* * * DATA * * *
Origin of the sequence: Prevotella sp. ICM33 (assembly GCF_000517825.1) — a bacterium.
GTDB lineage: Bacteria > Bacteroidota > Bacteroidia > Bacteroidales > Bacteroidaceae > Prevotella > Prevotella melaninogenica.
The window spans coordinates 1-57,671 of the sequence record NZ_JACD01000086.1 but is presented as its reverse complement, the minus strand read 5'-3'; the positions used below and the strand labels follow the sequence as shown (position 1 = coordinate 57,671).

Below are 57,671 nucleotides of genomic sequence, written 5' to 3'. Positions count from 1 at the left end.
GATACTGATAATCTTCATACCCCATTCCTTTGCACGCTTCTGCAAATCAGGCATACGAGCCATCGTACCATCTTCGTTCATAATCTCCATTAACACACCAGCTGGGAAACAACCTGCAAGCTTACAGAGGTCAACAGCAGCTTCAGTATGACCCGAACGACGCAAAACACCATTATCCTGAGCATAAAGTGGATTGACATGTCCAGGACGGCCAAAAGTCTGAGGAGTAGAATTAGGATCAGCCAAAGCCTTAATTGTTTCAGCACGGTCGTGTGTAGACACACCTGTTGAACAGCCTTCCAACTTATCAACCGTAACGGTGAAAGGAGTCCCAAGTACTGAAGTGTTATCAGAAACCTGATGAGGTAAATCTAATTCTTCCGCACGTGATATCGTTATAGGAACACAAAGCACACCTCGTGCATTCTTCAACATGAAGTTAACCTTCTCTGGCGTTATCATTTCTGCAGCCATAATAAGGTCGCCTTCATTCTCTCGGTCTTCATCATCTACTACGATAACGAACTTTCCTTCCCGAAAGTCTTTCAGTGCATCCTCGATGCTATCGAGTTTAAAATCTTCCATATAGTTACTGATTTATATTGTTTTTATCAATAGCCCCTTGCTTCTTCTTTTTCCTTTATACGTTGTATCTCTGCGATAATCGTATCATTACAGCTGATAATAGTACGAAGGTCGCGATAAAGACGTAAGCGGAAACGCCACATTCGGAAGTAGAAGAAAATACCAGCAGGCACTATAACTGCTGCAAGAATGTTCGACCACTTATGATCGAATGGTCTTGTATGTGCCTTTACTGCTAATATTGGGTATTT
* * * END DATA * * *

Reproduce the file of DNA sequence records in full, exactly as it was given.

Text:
Origin of the sequence: Prevotella sp. ICM33 (assembly GCF_000517825.1) — a bacterium.
GTDB lineage: Bacteria > Bacteroidota > Bacteroidia > Bacteroidales > Bacteroidaceae > Prevotella > Prevotella melaninogenica.
The window spans coordinates 1-57,671 of the sequence record NZ_JACD01000086.1 but is presented as its reverse complement, the minus strand read 5'-3'; the positions used below and the strand labels follow the sequence as shown (position 1 = coordinate 57,671).

Below are 57,671 nucleotides of genomic sequence, written 5' to 3'. Positions count from 1 at the left end.
GATACTGATAATCTTCATACCCCATTCCTTTGCACGCTTCTGCAAATCAGGCATACGAGCCATCGTACCATCTTCGTTCATAATCTCCATTAACACACCAGCTGGGAAACAACCTGCAAGCTTACAGAGGTCAACAGCAGCTTCAGTATGACCCGAACGACGCAAAACACCATTATCCTGAGCATAAAGTGGATTGACATGTCCAGGACGGCCAAAAGTCTGAGGAGTAGAATTAGGATCAGCCAAAGCCTTAATTGTTTCAGCACGGTCGTGTGTAGACACACCTGTTGAACAGCCTTCCAACTTATCAACCGTAACGGTGAAAGGAGTCCCAAGTACTGAAGTGTTATCAGAAACCTGATGAGGTAAATCTAATTCTTCCGCACGTGATATCGTTATAGGAACACAAAGCACACCTCGTGCATTCTTCAACATGAAGTTAACCTTCTCTGGCGTTATCATTTCTGCAGCCATAATAAGGTCGCCTTCATTCTCTCGGTCTTCATCATCTACTACGATAACGAACTTTCCTTCCCGAAAGTCTTTCAGTGCATCCTCGATGCTATCGAGTTTAAAATCTTCCATATAGTTACTGATTTATATTGTTTTTATCAATAGCCCCTTGCTTCTTCTTTTTCCTTTATACGTTGTATCTCTGCGATAATCGTATCATTACAGCTGATAATAGTACGAAGGTCGCGATAAAGACGTAAGCGGAAACGCCACATTCGGAAGTAGAAGAAAATACCAGCAGGCACTATAACTGCTGCAAGAATGTTCGACCACTTATGATCGAATGGTCTTGTATGTGCCTTTACTGCTAATATTGGGTATTT